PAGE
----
By Richard Arneson
Think back ten (10) years. If you can’t, I’ll do it for you. LeBron James broadcast live which team he would eventually dismember. South Africa hosted the World Cup and the planet was introduced to the vuvuzela, a noisemaker that all but ruined the TV coverage. And Tiger Woods returned to golf after his soon-to-be ex-wife bounced a 7-iron off his head a few times. And who could forget that Google Fiber launched in Kansas City—the first city of many planned—that would help bridge the digital gap between the haves and have nots.
What made Google Fiber sound so enticing was that it would extend fiber optics to the curbs of citizens who happened to live in one (1) of the six (6) initial cities the company hand-picked to serve. And don’t forget the speeds Google Fiber promised—up to a gigabit per second, which was a hundred times faster than the average speeds of the day. What could go wrong? It was going to be digital nirvana.
The National Broadband Plan
In 2009, Internet Service Providers’ (ISPs) plans to upgrade and expand their infrastructures stalled out. In the previous few years, ISPs had steadily provided consumers with internet innovations, including DSL and cable-based connectivity. And Verizon had rolled out FiOS, the first iteration of fiber-based connectivity to the home. The providers didn’t feel enough of a competitive threat to pump billions into their infrastructures. Most consumers were happy, at least the ones who had access to broadband. But the government wasn’t.
In 2009, the National Broadband Plan (NBP) was enacted to help ensure at least 100 million Americans had access to internet speeds of 100 Mbps by 2020. It shoved ISPs into build mode, and the NBP checked that 2020 goal off its list in 2016.
In response to the NBP, Google conducted research and submitted it to NBP stakeholders that showed the economic and competitive impact that not having a next-gen infrastructure would mean to a variety of areas, most notably smart grids, tele-health and distance-based learning. Apparently, Google ate its own dog food. They approached cities about participating in fiber-based, gigabit testbed networks. The response was staggering—Google had hoped they’d get a couple dozen cities take the bait. Instead, they received interest from over a thousand. They had backed their way into a market.
Big Bang Disruption. It’s a thing
Google Fiber benefited from what’s called the Big Bang Disruption model, in which innovative solutions meet a marketplace that’s ready for them. As a result, Internet Service Providers (ISPs) heard the banging on the door and began pumping money into building out their infrastructures faster than they had planned—a perfect example of technological disruption. And there was IoT looming on the horizon. Yes, faster speeds would be needed. Local governments even took notice and tried to accommodate ISPs by making it easier for them to enter new markets, and incumbent ones to more easily expand without all the red tape.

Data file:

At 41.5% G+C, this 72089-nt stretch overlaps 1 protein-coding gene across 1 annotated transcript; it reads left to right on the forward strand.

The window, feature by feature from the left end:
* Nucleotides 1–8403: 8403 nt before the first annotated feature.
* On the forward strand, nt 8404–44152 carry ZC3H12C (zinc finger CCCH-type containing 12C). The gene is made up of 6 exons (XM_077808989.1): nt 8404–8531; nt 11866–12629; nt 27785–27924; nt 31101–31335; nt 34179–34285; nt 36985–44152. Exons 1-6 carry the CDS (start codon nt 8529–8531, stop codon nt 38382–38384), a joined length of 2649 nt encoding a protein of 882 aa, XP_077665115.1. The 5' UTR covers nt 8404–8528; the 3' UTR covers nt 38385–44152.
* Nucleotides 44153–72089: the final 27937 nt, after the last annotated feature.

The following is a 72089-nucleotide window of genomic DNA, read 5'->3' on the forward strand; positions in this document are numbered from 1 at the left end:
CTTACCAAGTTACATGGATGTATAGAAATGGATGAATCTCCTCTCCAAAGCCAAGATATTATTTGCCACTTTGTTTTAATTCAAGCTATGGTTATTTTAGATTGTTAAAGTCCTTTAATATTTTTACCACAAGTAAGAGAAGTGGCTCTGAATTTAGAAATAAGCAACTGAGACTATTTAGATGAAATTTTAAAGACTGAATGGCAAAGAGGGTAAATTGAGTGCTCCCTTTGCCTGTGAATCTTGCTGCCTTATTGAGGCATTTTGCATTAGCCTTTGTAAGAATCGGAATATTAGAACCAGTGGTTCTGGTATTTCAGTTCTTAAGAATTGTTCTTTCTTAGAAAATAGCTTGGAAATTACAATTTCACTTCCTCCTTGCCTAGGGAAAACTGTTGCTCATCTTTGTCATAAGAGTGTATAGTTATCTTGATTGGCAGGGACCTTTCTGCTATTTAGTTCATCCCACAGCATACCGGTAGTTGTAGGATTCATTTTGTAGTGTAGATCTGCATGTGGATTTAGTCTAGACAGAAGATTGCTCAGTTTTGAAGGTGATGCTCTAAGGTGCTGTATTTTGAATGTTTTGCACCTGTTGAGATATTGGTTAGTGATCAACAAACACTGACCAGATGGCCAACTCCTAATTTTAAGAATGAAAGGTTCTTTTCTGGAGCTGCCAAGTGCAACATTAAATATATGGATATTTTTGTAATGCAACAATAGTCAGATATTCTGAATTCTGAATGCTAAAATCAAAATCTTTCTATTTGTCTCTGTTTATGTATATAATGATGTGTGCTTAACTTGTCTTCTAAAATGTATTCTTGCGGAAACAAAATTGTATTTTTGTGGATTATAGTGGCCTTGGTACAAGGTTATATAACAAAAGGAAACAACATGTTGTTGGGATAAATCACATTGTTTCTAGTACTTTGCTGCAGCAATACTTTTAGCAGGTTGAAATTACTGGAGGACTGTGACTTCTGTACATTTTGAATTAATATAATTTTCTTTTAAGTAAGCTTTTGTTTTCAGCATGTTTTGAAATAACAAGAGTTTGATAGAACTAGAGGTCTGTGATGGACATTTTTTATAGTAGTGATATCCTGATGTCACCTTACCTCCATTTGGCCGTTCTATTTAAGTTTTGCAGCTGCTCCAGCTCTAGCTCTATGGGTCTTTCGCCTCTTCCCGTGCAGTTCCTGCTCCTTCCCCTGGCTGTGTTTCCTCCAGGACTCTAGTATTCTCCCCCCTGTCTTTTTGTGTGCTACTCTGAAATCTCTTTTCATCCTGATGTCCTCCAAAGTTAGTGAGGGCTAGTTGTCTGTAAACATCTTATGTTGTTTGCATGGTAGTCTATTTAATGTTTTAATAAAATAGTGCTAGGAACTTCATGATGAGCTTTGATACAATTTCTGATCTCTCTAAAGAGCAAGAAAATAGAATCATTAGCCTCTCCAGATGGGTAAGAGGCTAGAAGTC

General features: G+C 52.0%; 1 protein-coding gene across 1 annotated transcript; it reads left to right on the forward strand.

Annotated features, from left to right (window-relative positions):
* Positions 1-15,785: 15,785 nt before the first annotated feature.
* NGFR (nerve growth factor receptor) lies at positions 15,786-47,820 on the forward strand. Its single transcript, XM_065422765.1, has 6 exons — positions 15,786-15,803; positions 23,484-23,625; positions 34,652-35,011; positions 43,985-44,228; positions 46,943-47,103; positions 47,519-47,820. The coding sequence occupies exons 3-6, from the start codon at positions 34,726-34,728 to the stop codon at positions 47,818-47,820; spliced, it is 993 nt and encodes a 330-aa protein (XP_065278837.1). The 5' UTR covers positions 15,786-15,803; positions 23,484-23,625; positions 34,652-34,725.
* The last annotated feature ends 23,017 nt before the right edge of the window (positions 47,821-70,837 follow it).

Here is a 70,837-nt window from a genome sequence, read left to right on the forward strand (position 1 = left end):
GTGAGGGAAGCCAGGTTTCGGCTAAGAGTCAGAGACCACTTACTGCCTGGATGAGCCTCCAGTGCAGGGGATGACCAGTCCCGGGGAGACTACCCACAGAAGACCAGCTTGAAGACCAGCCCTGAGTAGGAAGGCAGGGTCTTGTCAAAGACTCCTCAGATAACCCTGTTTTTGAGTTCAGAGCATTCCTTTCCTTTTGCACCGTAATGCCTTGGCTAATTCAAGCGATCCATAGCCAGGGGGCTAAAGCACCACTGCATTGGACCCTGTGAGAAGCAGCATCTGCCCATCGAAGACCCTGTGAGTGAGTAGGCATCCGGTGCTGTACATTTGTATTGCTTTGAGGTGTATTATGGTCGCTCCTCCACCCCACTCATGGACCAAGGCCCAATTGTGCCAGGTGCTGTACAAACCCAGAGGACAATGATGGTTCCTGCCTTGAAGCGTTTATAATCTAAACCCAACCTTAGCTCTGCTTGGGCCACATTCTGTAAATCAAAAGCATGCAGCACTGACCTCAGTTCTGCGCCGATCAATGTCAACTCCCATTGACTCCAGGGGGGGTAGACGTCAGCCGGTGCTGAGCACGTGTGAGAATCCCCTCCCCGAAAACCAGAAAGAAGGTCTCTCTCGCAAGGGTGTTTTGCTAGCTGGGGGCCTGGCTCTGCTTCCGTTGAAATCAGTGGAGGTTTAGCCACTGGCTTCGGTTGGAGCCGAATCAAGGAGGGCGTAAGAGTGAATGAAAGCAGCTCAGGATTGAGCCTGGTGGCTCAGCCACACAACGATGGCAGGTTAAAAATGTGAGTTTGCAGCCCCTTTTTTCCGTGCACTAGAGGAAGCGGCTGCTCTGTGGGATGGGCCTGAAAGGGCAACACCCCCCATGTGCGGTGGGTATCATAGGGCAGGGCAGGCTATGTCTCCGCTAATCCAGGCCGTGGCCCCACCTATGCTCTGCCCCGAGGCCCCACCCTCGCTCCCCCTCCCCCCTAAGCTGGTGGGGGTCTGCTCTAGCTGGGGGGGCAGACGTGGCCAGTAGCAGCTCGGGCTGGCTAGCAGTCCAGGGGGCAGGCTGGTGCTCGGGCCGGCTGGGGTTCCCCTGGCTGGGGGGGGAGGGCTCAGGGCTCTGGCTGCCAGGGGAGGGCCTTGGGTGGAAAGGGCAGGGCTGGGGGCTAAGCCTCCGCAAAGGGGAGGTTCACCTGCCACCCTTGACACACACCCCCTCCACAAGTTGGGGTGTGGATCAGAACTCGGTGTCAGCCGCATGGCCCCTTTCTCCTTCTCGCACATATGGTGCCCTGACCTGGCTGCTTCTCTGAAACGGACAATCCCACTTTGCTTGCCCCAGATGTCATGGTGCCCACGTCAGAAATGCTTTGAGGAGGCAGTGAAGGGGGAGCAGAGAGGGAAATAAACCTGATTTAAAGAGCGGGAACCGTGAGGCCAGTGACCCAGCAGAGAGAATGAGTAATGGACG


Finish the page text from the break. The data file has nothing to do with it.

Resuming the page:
Google decided which cities to build into based on, basically, how easy they were to work with. They weren’t looking for tax breaks or financial incentives. They just wanted cities who would be more accommodating when it came time to dig up roads and sidewalks to lay fiber. They wanted more streamlined permitting processes and no political conflicts. They knew that more red tape meant more costs. They selected Kansas City, MO., Austin, TX., Salt Lake City, UT., Provo, UT, Atlanta, GA. and Charlotte, N.C. They added another five (5) until Google announced, just five (5) years later in 2016, that they were suspending further deployment.
A failure? For Google, maybe, but not for the rest of us
You can still get Google Fiber in eleven (11) cities, but its deployment fell well short of its initial prediction—fifty (50) cities. While it has all the earmarks of a failure, what it has provided the public at large can be described as an unmitigated success.
Google Fiber prompted ISPs to build next-gen networks much sooner than they had planned. Google would announce expansion plans to include a city, and incumbent ISPs serving that city would soon broadcast plans to pump dollars into the infrastructure and deliver higher speeds and lower prices to its residents.
And Google Fiber exposed the level of government red tape that prevented ISPs from upgrading existing networks or allow competitors to enter the market. Cities began to examine their own processes and procedures, knowing that without improvements ISPs would simply find other communities to serve. Those reforms resulted in better served residents, happier ISPs, more desirable accommodations to attract new businesses, and better PR. Win-win.
And don’t forget what all of this means to 5G, which we’re eagerly awaiting. Rental costs for pole attachments and rights of way, which used to be seen by city governments as nice little revenue streams, have been re-examined. They know if they’re seen as getting in the way of the people and their 5G, they’ll be shredded in the press. And at the polls.
Questions about Digital Transformation? Talk to the experts
If you’d like to learn about how GDT’s design engineers and solutions architects turn traditional, legacy infrastructures into innovative, agile machines that make customers more competitive, help them bring applications to market faster, and deliver a superior customer experience, contact them at SolutionsArchitects@gdt.com or at Engineering@gdt.com. They’d love to hear from you.
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